I feel he is clearly a great inspiration to you – what are some lessons or mottos that you have learnt from Sheikh Zayed bin Sultan Al Nahyan?
It’s the unbelievable vision and wisdom that he had. It’s something that reflects on his sons one of whom I am very close to and I see it in him every day. They are a family of born leaders. You could go to them with the biggest problem and you will hear advice that you never would have thought of. They think out of the box. As much as you live to experience life or however well-travelled you may be, you do not get any advice as you do from them, it’s amazing. What an inspiration of a man. One of the most amazing things you could watch on YouTube is “Farewell Arabia”, where Sheikh Zayed drives around and you see his vision of turning, not only Abu Dhabi into what it is, but the coming together and creation of the United Arab Emirates. It’s phenomenal. Some of the decisions he’s made politically and the impact that he had – what an inspirational man.
It would be an unbelievable honour of mine to be able to portray him. Of course, second to that, I would also like to get a gold statue [OSCAR] for our country!
What is the motto that you live by?
Nothing is impossible. I have had way too many people tell me something is impossible and we have managed to achieve it – so I know that nothing is impossible, however impossible you think it is. And secondly to not be too proud. Be proud of certain things, but don’t have an ego in that pride. My father always says that pride kills a man and I think it’s important to stay grounded and not let anything get to your head.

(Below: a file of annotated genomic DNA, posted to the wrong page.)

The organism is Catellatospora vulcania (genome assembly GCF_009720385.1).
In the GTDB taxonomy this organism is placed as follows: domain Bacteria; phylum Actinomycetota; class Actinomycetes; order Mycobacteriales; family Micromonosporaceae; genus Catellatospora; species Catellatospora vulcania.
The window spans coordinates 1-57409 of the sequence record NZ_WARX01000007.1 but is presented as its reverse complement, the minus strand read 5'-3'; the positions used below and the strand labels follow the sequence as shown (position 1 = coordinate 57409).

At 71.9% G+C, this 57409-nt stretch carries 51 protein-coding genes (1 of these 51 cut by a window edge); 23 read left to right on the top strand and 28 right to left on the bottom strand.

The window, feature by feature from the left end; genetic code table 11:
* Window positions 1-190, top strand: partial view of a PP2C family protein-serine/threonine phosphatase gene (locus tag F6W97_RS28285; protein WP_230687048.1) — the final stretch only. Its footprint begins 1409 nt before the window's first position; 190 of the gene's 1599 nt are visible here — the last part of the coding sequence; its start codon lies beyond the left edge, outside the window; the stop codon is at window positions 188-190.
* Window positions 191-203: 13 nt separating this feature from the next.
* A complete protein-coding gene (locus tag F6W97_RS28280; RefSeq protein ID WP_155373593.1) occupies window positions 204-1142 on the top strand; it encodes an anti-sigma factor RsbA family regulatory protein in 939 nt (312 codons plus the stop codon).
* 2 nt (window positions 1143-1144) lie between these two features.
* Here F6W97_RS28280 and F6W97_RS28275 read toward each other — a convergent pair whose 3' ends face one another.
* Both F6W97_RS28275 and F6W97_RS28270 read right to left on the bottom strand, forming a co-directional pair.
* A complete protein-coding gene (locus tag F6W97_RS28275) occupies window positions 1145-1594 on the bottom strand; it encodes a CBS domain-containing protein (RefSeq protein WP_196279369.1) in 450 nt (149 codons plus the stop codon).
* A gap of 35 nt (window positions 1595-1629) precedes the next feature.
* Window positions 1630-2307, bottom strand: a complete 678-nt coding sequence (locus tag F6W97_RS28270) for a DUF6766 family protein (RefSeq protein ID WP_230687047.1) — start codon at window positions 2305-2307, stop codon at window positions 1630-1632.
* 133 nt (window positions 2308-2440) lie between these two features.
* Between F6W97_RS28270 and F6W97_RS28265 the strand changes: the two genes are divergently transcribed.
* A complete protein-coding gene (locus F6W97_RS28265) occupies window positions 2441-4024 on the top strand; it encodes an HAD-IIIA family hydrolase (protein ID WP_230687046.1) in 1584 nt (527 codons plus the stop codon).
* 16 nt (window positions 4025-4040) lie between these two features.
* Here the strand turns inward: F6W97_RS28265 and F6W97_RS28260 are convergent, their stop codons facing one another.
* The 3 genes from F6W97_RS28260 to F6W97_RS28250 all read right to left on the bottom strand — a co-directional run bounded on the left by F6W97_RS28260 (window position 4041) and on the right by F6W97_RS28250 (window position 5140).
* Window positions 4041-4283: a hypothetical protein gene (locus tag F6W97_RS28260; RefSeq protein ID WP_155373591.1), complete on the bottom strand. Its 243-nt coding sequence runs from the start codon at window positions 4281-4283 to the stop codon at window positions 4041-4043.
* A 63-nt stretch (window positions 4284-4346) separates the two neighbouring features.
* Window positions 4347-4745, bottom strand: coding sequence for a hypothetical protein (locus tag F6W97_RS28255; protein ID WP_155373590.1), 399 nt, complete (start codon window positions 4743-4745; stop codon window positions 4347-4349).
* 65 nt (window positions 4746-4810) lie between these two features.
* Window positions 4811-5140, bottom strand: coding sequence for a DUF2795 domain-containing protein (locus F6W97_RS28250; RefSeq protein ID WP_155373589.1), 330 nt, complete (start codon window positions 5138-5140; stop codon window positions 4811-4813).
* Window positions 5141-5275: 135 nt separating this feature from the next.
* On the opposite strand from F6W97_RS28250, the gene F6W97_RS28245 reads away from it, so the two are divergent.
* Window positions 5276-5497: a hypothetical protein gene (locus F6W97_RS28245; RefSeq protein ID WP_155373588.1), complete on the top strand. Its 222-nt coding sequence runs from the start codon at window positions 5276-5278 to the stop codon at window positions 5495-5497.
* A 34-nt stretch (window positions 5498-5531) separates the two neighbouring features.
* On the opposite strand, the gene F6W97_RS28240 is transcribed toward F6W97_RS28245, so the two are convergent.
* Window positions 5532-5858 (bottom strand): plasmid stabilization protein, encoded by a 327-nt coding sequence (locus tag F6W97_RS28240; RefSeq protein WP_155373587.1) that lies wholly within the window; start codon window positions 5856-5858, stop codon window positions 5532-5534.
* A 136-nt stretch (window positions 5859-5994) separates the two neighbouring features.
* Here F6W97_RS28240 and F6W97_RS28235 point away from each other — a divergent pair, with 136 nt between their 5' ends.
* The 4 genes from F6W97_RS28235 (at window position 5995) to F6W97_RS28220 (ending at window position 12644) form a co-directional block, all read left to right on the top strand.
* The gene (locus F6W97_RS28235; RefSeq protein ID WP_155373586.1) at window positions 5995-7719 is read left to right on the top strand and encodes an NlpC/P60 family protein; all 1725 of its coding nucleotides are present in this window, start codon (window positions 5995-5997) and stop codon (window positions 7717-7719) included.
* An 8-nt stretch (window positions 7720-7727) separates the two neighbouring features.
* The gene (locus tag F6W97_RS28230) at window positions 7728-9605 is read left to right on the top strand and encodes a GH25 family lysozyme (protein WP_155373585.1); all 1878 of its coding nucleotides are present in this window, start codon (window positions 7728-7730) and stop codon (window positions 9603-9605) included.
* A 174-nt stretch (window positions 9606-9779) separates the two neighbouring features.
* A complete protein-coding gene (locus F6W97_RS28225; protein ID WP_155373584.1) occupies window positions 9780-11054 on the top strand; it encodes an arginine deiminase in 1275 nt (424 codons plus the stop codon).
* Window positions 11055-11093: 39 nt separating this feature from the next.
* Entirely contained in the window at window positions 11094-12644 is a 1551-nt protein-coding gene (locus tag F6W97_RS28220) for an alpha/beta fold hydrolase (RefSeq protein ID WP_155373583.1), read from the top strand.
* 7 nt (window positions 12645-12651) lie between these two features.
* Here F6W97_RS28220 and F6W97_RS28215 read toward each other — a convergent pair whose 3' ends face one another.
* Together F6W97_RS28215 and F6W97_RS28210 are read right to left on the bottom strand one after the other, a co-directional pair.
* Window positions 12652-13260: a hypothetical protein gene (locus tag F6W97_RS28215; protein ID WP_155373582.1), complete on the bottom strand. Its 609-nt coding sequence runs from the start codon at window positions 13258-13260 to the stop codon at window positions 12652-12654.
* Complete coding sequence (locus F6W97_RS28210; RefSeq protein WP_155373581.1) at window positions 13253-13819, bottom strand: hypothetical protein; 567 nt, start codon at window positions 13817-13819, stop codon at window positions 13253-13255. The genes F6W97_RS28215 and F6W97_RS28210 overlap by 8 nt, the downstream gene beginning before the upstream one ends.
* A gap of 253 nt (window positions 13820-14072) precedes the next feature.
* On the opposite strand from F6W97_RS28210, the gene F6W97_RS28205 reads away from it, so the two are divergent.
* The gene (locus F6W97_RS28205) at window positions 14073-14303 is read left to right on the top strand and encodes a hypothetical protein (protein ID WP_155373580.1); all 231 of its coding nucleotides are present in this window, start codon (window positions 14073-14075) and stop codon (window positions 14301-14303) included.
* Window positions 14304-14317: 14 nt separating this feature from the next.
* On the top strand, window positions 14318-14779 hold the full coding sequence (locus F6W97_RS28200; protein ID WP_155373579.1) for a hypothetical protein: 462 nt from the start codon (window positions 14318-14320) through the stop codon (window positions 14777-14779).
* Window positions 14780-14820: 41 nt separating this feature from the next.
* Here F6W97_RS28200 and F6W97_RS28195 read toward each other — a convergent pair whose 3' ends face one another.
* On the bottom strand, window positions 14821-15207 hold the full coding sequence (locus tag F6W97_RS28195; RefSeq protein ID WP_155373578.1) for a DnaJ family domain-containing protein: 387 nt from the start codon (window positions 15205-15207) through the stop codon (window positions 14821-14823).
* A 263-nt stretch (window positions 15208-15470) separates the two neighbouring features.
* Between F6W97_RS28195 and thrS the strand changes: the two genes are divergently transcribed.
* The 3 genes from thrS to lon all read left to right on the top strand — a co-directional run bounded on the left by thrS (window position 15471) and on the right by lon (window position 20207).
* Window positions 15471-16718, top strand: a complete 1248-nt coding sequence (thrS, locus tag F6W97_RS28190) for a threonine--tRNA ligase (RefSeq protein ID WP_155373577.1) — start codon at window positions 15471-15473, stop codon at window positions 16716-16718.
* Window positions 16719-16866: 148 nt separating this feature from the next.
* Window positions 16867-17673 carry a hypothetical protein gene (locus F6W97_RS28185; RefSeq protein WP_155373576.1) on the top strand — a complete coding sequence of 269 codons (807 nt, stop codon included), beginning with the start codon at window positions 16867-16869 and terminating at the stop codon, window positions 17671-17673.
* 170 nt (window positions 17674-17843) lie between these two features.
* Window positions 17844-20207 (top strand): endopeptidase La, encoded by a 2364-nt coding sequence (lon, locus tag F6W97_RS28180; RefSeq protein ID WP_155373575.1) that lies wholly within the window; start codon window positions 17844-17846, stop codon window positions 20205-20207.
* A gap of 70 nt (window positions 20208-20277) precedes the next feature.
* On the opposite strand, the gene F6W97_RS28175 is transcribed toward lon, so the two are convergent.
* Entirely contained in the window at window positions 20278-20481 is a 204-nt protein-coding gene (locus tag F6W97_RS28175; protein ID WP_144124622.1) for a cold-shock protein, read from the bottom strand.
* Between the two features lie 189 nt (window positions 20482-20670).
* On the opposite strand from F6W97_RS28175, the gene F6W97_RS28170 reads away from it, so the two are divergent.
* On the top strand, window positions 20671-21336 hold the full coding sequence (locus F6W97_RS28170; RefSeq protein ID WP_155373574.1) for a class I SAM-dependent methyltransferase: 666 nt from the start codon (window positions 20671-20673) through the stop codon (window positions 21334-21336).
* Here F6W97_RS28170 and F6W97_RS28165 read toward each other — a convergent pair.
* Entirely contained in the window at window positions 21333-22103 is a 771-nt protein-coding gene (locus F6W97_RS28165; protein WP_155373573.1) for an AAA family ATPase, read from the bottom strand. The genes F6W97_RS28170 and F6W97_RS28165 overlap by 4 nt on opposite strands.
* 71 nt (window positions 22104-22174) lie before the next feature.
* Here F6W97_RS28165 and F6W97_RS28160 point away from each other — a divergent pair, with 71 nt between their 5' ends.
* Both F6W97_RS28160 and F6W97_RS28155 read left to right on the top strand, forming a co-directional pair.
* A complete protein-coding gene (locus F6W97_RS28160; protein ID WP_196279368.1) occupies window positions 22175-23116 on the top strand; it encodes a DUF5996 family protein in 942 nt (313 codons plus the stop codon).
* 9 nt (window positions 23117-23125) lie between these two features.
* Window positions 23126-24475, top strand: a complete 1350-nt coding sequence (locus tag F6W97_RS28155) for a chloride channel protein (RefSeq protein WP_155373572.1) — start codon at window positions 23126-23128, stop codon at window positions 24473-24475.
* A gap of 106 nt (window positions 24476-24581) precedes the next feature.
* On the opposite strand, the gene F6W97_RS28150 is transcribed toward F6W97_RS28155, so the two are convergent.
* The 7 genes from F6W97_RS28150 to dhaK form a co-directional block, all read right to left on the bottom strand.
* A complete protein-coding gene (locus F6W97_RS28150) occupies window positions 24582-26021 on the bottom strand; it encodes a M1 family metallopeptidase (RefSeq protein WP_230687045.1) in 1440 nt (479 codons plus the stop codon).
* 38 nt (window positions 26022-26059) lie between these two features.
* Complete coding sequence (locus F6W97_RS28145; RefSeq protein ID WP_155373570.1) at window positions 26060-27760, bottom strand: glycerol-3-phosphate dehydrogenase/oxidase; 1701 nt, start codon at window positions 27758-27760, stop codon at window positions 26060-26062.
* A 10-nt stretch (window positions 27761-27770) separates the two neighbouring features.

What scares you?
This year taught me a lot about myself. I had to reassess myself and I feel like I was able to go deep inside and look at how I see life today as opposed to how I used to see it. The only fear I have today is of God and that of being a father and that something happens to my kids. Other than that, I have no fear at all.
What is in the pipeline for you on a professional level?
Well in the pipeline is the sequel to “City of Life” – this will be the major thing. There are a couple of campaigns that UAE national brands have asked me to try and help revive so that will be interesting. But I want to put full focus on the film because it takes a lot out of you to make a film.
If you were to enhance or change something about yourself in 2021 what would it be?
On a personal level I want to maintain this person that I think I’ve become because I like this version of myself. There was a period where I felt a little bit lost and I didn’t really understand me. This year – I spent almost two and a half months with my kids in the house during lockdown – I got so much closer to them, it’s a different bond and I just want to maintain this and enhance it as much as I can. I always want to make myself a better person.
Is there something that you will make sure you won’t do in 2021?
What I don’t want to do this year is not make this film! Because sometimes you can procrastinate and I do not want to slack this year, it’s important that I stick to it.
What do you think will change after COVID-19?
I love the barriers in restaurants, I think they should keep those! But in the industry, nothing has changed.
What do you dream of?
As I’ve always said: “The bigger the dream, the more work you have to put in to achieve it.”